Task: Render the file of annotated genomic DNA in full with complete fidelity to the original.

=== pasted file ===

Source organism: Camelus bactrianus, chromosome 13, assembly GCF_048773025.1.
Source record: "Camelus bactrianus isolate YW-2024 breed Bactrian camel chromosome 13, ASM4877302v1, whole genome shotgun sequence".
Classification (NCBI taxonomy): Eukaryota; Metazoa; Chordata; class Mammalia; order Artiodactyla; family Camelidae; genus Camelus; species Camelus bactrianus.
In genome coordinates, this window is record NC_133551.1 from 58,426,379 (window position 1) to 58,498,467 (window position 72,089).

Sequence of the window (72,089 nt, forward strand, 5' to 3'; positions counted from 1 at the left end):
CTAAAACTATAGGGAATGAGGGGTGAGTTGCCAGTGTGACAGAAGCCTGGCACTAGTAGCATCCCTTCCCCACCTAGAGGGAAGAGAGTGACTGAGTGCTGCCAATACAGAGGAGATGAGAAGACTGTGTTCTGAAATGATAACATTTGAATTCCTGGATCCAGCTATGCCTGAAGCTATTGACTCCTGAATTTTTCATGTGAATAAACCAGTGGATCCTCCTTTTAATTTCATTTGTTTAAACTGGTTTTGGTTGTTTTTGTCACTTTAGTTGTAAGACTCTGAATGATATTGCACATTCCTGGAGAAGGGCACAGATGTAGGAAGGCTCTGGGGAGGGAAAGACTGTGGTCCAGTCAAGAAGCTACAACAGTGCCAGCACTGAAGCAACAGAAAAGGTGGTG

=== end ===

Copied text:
Source organism: Camelus bactrianus, chromosome 13, assembly GCF_048773025.1.
Source record: "Camelus bactrianus isolate YW-2024 breed Bactrian camel chromosome 13, ASM4877302v1, whole genome shotgun sequence".
Classification (NCBI taxonomy): Eukaryota; Metazoa; Chordata; class Mammalia; order Artiodactyla; family Camelidae; genus Camelus; species Camelus bactrianus.
In genome coordinates, this window is record NC_133551.1 from 58,426,379 (window position 1) to 58,498,467 (window position 72,089).

Sequence of the window (72,089 nt, forward strand, 5' to 3'; positions counted from 1 at the left end):
CTAAAACTATAGGGAATGAGGGGTGAGTTGCCAGTGTGACAGAAGCCTGGCACTAGTAGCATCCCTTCCCCACCTAGAGGGAAGAGAGTGACTGAGTGCTGCCAATACAGAGGAGATGAGAAGACTGTGTTCTGAAATGATAACATTTGAATTCCTGGATCCAGCTATGCCTGAAGCTATTGACTCCTGAATTTTTCATGTGAATAAACCAGTGGATCCTCCTTTTAATTTCATTTGTTTAAACTGGTTTTGGTTGTTTTTGTCACTTTAGTTGTAAGACTCTGAATGATATTGCACATTCCTGGAGAAGGGCACAGATGTAGGAAGGCTCTGGGGAGGGAAAGACTGTGGTCCAGTCAAGAAGCTACAACAGTGCCAGCACTGAAGCAACAGAAAAGGTGGTG